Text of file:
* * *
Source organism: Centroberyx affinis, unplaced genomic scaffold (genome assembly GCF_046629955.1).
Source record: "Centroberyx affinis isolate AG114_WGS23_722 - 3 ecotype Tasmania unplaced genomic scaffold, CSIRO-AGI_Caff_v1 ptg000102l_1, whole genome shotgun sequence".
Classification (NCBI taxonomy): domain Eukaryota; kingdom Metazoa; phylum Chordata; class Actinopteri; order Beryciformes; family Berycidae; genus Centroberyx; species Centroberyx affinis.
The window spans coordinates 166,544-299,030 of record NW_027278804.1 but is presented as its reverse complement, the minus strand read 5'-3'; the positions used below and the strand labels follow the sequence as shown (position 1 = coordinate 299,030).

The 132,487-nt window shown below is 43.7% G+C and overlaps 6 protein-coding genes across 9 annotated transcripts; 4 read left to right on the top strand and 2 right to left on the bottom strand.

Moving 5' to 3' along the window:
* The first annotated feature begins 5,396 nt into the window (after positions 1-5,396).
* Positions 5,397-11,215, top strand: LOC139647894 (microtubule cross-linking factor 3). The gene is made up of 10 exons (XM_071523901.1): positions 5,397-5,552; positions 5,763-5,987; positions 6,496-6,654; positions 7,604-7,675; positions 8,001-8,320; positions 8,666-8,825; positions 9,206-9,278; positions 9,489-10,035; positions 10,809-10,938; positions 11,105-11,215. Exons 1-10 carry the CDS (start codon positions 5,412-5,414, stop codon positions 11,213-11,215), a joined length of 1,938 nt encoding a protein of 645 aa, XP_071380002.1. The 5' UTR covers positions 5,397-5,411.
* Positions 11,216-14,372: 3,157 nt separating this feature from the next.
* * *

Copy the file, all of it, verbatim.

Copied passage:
Source organism: Centroberyx affinis, unplaced genomic scaffold (genome assembly GCF_046629955.1).
Source record: "Centroberyx affinis isolate AG114_WGS23_722 - 3 ecotype Tasmania unplaced genomic scaffold, CSIRO-AGI_Caff_v1 ptg000102l_1, whole genome shotgun sequence".
Classification (NCBI taxonomy): domain Eukaryota; kingdom Metazoa; phylum Chordata; class Actinopteri; order Beryciformes; family Berycidae; genus Centroberyx; species Centroberyx affinis.
The window spans coordinates 166,544-299,030 of record NW_027278804.1 but is presented as its reverse complement, the minus strand read 5'-3'; the positions used below and the strand labels follow the sequence as shown (position 1 = coordinate 299,030).

The 132,487-nt window shown below is 43.7% G+C and overlaps 6 protein-coding genes across 9 annotated transcripts; 4 read left to right on the top strand and 2 right to left on the bottom strand.

Moving 5' to 3' along the window:
* The first annotated feature begins 5,396 nt into the window (after positions 1-5,396).
* Positions 5,397-11,215, top strand: LOC139647894 (microtubule cross-linking factor 3). The gene is made up of 10 exons (XM_071523901.1): positions 5,397-5,552; positions 5,763-5,987; positions 6,496-6,654; positions 7,604-7,675; positions 8,001-8,320; positions 8,666-8,825; positions 9,206-9,278; positions 9,489-10,035; positions 10,809-10,938; positions 11,105-11,215. Exons 1-10 carry the CDS (start codon positions 5,412-5,414, stop codon positions 11,213-11,215), a joined length of 1,938 nt encoding a protein of 645 aa, XP_071380002.1. The 5' UTR covers positions 5,397-5,411.
* Positions 11,216-14,372: 3,157 nt separating this feature from the next.